SLIPPING SOME SURLIES
This Supermarine Type 329 Spitfire Mk I ( R6835) of No. 603 (City of Edinburgh) Squadron descends over Hornchurch in August 1940 after an exuberant early morning loop.
XT-W is flown by Flying Officer Brian Carbury, a New Zelander, who was credited with shooting down eight Messerschmitt Bf-109s during the summer of 1940. Five of the kills, including two He-111s, came on 31 August, making him one of three ‘aces in a day.”
On the last of three flights that day, after shooting down two 109s, the aircraft was struck with a 20mm round which caused an oxygen bottle to explode, badly damaging the aircraft.
Carbury brought the aircraft back, and although his feet were badly injured in an other aircraft, he went on to receive credit for 15 aircraft destroyed, two shared destroyed, 2 probables, and 5 damaged. He was awarded the Distinguished Flying Cross and Bar, one of only five pilots to receive the double award for victories during the Battle of Britain.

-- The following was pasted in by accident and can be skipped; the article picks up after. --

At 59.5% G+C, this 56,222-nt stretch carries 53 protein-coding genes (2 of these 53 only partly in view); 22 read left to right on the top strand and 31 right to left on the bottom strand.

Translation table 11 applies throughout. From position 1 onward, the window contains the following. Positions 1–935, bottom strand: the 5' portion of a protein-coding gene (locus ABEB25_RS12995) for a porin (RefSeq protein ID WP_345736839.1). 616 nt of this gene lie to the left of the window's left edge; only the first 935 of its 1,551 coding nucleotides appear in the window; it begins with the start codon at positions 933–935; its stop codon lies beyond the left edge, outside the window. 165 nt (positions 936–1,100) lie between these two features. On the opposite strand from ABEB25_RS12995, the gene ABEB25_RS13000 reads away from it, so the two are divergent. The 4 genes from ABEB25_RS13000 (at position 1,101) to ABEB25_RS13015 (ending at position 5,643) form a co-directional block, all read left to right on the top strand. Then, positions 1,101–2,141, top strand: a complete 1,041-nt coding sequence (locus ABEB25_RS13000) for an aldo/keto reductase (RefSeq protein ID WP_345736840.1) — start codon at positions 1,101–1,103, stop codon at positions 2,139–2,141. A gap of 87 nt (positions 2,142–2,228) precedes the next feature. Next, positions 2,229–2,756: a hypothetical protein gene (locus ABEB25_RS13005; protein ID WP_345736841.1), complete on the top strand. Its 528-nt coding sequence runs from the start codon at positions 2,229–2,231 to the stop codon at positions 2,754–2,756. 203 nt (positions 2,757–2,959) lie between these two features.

‘Slipping Some Surlies’ is an irreverent reference to the line in American aviator and poet John Gillespie Magee’s famous poem ‘High Flight.” Penned in August of 1941, Magee was killed in a Spitfire VZ-H a few months later at age 19.
Oh! I have slipped the surly bonds of Earth
And danced the skies on laughter-silvered wings;
Sunward I’ve climbed, and joined the tumbling mirth
of sun-split clouds, — and done a hundred things
You have not dreamed of — wheeled and soared and swung
High in the sunlit silence. Hov’ring there,
I’ve chased the shouting wind along, and flung
My eager craft through footless halls of air….
Up, up the long, delirious, burning blue
I’ve topped the wind-swept heights with easy grace.
Where never lark, or even eagle flew —
And, while with silent, lifting mind I’ve trod
The high untrespassed sanctity of space,
– Put out my hand, and touched the face of God.”